Correction appended Dec. 16
The Dean of Law has called for the University to review its security services’ standard operating procedures for campus protests, and to increase lines of communication with student groups.
His recommendations come in light of the events of November 10, and were commissioned by Principal Heather Munroe-Blum.
The sixty-page report is the result of an independent internal investigation, conducted by Dean of Law Daniel Jutras, after riot police dispersed a student demonstration in front of the James Administration building with pepper spray and tear gas while 14 students occupied the Principal’s office inside.
The report’s terms of reference, provided by Munroe-Blum, asked that Jutras “not make findings about or assign blame to specific individuals.”
It includes six recommendations, including that University authorities “should revisit the standard operating procedures” of Security Services, and “the lines of authority, chain of command, and channels of communication between senior administration and Security Services.”
According to the recommendations, a key shortfall in McGill’s current Emergency Management Plan is the omission of directives or frameworks addressing “protests on campus, other than in reference to ‘Animal Rights Events.’”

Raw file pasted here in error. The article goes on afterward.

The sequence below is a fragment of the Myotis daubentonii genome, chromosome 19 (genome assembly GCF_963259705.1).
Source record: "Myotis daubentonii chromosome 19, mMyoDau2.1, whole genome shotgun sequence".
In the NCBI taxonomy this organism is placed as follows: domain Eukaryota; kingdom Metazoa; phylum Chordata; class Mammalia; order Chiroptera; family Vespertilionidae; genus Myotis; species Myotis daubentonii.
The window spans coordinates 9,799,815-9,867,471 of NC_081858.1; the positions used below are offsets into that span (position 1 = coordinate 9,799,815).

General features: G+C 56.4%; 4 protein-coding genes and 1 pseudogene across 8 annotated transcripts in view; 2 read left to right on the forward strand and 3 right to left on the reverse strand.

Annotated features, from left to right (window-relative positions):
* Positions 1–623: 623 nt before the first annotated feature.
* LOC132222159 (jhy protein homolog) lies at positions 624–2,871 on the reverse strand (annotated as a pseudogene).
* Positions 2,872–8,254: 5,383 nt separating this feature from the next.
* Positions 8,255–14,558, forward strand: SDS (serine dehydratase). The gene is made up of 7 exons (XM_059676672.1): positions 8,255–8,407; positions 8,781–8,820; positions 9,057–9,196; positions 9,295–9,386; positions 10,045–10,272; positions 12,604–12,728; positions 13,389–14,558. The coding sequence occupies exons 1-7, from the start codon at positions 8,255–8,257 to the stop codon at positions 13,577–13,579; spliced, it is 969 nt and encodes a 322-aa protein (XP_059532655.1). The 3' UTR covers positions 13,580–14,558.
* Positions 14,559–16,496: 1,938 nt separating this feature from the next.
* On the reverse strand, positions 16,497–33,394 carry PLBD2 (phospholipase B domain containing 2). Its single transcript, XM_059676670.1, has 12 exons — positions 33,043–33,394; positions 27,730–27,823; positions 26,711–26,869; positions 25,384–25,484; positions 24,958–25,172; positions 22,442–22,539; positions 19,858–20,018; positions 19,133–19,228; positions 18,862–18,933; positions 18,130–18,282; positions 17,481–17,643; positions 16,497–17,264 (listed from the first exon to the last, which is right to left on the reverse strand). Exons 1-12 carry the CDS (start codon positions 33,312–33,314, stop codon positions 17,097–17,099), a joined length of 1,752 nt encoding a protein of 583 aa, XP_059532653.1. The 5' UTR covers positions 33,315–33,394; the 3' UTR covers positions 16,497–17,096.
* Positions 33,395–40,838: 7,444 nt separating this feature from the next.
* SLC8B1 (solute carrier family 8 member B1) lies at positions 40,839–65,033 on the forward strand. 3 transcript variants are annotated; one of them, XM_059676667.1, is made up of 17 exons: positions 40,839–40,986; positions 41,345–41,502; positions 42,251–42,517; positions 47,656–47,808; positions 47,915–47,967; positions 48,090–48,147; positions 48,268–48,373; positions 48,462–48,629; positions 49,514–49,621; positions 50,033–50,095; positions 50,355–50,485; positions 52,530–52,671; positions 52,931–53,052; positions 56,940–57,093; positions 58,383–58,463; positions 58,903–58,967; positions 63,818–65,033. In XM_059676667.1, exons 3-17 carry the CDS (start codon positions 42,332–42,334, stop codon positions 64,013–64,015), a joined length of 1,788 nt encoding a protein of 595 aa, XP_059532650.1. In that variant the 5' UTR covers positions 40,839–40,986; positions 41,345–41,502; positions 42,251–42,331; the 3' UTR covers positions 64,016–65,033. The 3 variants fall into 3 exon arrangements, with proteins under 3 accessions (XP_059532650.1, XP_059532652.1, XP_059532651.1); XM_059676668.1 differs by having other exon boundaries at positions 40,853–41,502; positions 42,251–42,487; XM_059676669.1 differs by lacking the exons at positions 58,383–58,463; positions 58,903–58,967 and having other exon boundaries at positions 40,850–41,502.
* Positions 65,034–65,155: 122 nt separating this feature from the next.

“People I spoke to at other universities have, for the most part, some framework, response or some standard procedure that addresses civic protests,” Jutras told The Daily. “There are quite a few universities with fairly detailed frameworks of this nature but we don’t have anything of the sort.”
The report also recommends greater communication between the University administration, Security Services, and Montreal police regarding the role of police – in particular, riot police – as well as provision and participation in an open forum to discuss the rights to free expression and peaceful assembly on campus.
According to Jutras, the report represents “a very extensive and intense effort to provide the fullest possible picture of the events as they unfolded.”
In a press conference an hour after the report was released, Munroe-Blum said that, though she had read the report “very quickly, only once,” she thanked Jutras for his work on what she deemed “a very thorough report.”
The report includes a detailed chronology of events, and draws upon 150 written submissions, over 45 hours of voluntary and solicited interviews, and other accounts in the public domain.
Munroe-Blum refused to comment on the report’s recommendations in her press conference “out of respect for the McGill community, the fact that this is a McGill event, and that it is an objective within the McGill community to use the learning from the events of November 10 to continue to make McGill an ever better place.”
“The place for us to have a full debate and discussion on this is in our governing bodies and in fora of the University, and that is where we will do that in the first instance,” she added.
Munroe-Blum said the report will be discussed in Senate, which will be live streamed on January 18.